RNA sensing by conventional dendritic cells is central to the development of lupus nephritis

RNA sensing by conventional dendritic cells is central to the development of lupus nephritis
Title:
RNA sensing by conventional dendritic cells is central to the development of lupus nephritis
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Proceedings of the National Academy of Sciences
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Publication Date:
28 October 2015
Citation:
Teja Celhar, Richard Hopkins, Susannah I. Thornhill, Raquel De Magalhaes, Sun-Hee Hwang, Hui-Yin Lee, Hiroko Yasuga, Leigh A. Jones, Jose Casco, Bernett Lee, Thomas P. Thamboo, Xin J. Zhou, Michael Poidinger, John E. Connolly, Edward K. Wakeland, and Anna-Marie Fairhurst RNA sensing by conventional dendritic cells is central to the development of lupus nephritis PNAS 2015 112 (45) E6195-E6204; published ahead of print October 28, 2015, doi:10.1073/pnas.1507052112
Abstract:
Glomerulonephritis is a common and debilitating feature of systemic lupus erythematosus (SLE). The precise immune mechanisms that drive the progression from benign autoimmunity to glomerulonephritis are largely unknown. Previous investigations have shown that a moderate increase of the innate Toll-like receptor 7 (TLR7) is sufficient for the development of nephritis. In these systems normalization of B-cell TLR7 expression or temporal depletion of plasmacytoid dendritic cells (pDCs) slow progression; however, the critical cell that is responsible for driving full immunopathology remains unidentified. In this investigation we have shown that conventional DC expression of TLR7 is essential for severe autoimmunity in the Sle1Tg7 model of SLE. We show that a novel expanding CD11b+ conventional DC subpopulation dominates the infiltrating renal inflammatory milieu, localizing to the glomeruli. Moreover, exposure of human myeloid DCs to IFN-α or Flu increases TLR7 expression, suggesting they may have a role in self-RNA recognition pathways in clinical disease. To our knowledge, this study is the first to highlight the importance of conventional DC-TLR7 expression for kidney pathogenesis in a murine model of SLE.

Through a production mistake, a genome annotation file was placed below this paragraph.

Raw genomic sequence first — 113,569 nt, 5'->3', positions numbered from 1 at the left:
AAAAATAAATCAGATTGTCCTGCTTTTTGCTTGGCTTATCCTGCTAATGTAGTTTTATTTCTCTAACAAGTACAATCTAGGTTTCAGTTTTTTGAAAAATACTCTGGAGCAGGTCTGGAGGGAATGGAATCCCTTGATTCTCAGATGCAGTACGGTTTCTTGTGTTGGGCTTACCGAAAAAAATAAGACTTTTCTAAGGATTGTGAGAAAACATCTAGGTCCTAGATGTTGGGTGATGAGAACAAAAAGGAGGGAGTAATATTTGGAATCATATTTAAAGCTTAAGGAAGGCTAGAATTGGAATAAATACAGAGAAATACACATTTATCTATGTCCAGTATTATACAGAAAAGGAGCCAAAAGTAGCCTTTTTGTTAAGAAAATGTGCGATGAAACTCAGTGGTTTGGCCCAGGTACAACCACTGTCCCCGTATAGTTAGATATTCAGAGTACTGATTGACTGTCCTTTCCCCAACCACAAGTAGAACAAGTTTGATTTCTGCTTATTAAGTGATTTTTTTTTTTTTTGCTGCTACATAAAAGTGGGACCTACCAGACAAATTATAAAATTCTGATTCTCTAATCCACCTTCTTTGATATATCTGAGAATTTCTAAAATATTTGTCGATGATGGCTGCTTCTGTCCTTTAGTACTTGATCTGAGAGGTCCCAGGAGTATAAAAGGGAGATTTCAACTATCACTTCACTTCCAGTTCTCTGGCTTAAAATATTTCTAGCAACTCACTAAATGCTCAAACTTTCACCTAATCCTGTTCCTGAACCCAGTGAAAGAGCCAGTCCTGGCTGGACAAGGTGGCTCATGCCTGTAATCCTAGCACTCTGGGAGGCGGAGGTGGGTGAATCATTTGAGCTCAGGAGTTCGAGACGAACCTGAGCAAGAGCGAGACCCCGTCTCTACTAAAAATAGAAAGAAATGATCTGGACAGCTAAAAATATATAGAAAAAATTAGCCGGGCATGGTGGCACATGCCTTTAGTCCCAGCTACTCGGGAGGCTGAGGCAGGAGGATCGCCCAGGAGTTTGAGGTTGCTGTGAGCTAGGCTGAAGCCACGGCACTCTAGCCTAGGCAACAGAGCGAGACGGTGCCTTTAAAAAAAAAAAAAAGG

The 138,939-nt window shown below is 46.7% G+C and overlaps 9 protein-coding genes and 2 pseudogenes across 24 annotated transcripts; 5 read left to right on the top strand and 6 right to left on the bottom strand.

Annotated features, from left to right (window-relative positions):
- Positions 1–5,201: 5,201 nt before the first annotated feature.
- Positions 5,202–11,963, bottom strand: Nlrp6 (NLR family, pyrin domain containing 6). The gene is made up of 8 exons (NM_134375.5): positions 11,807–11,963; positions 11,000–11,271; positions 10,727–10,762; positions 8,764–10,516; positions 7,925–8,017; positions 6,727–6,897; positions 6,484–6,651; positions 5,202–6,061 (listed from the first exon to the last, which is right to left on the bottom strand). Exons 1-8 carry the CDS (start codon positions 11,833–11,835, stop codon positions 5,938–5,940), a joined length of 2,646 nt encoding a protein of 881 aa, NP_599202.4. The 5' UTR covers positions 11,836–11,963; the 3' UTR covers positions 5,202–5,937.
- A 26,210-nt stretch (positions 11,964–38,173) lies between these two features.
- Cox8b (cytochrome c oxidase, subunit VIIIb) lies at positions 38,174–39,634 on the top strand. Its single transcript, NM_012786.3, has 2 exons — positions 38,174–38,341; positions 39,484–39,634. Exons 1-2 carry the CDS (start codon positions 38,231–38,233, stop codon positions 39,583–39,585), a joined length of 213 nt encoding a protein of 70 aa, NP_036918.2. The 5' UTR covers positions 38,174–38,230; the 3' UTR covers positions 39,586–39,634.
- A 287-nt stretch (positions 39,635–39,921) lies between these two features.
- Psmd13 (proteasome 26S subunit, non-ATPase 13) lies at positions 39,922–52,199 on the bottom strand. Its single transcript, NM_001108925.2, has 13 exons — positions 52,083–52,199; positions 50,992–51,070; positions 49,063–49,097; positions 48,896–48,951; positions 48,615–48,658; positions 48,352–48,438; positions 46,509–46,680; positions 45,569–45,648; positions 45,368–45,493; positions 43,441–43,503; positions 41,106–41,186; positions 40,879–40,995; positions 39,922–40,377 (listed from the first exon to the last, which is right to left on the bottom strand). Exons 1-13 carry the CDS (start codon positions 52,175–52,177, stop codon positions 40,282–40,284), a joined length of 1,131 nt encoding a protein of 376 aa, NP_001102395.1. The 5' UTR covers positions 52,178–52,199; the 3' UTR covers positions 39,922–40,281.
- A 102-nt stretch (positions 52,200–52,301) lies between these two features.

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ISSN:
1091-6490
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